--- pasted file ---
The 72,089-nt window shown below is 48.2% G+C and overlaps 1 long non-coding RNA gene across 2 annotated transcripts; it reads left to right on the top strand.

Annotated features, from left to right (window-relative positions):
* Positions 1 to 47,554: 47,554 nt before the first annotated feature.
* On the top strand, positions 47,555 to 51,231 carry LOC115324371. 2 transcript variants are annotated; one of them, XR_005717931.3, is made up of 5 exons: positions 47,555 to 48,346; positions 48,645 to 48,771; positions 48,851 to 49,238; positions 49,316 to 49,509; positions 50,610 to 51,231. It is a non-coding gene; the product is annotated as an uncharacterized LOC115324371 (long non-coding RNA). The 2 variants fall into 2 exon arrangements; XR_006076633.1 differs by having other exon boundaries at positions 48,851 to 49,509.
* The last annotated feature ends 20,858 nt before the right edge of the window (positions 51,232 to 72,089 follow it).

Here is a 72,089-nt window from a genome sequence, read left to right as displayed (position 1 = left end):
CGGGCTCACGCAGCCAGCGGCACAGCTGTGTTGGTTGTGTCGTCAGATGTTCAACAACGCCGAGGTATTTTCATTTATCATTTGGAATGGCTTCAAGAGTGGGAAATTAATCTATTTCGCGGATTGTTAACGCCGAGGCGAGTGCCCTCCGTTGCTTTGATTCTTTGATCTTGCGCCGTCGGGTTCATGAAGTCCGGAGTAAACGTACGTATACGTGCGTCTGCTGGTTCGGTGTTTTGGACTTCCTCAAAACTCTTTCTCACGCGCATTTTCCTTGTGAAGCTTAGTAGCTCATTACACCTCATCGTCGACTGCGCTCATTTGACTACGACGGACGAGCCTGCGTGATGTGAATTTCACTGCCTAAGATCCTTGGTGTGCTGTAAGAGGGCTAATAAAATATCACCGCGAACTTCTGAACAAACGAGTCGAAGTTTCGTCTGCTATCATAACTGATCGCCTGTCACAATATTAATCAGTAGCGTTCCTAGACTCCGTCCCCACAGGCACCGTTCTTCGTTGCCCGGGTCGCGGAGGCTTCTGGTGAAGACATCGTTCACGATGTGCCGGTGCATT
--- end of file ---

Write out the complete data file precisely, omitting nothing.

The 72,089-nt window shown below is 48.2% G+C and overlaps 1 long non-coding RNA gene across 2 annotated transcripts; it reads left to right on the top strand.

Annotated features, from left to right (window-relative positions):
* Positions 1 to 47,554: 47,554 nt before the first annotated feature.
* On the top strand, positions 47,555 to 51,231 carry LOC115324371. 2 transcript variants are annotated; one of them, XR_005717931.3, is made up of 5 exons: positions 47,555 to 48,346; positions 48,645 to 48,771; positions 48,851 to 49,238; positions 49,316 to 49,509; positions 50,610 to 51,231. It is a non-coding gene; the product is annotated as an uncharacterized LOC115324371 (long non-coding RNA). The 2 variants fall into 2 exon arrangements; XR_006076633.1 differs by having other exon boundaries at positions 48,851 to 49,509.
* The last annotated feature ends 20,858 nt before the right edge of the window (positions 51,232 to 72,089 follow it).

Here is a 72,089-nt window from a genome sequence, read left to right as displayed (position 1 = left end):
CGGGCTCACGCAGCCAGCGGCACAGCTGTGTTGGTTGTGTCGTCAGATGTTCAACAACGCCGAGGTATTTTCATTTATCATTTGGAATGGCTTCAAGAGTGGGAAATTAATCTATTTCGCGGATTGTTAACGCCGAGGCGAGTGCCCTCCGTTGCTTTGATTCTTTGATCTTGCGCCGTCGGGTTCATGAAGTCCGGAGTAAACGTACGTATACGTGCGTCTGCTGGTTCGGTGTTTTGGACTTCCTCAAAACTCTTTCTCACGCGCATTTTCCTTGTGAAGCTTAGTAGCTCATTACACCTCATCGTCGACTGCGCTCATTTGACTACGACGGACGAGCCTGCGTGATGTGAATTTCACTGCCTAAGATCCTTGGTGTGCTGTAAGAGGGCTAATAAAATATCACCGCGAACTTCTGAACAAACGAGTCGAAGTTTCGTCTGCTATCATAACTGATCGCCTGTCACAATATTAATCAGTAGCGTTCCTAGACTCCGTCCCCACAGGCACCGTTCTTCGTTGCCCGGGTCGCGGAGGCTTCTGGTGAAGACATCGTTCACGATGTGCCGGTGCATT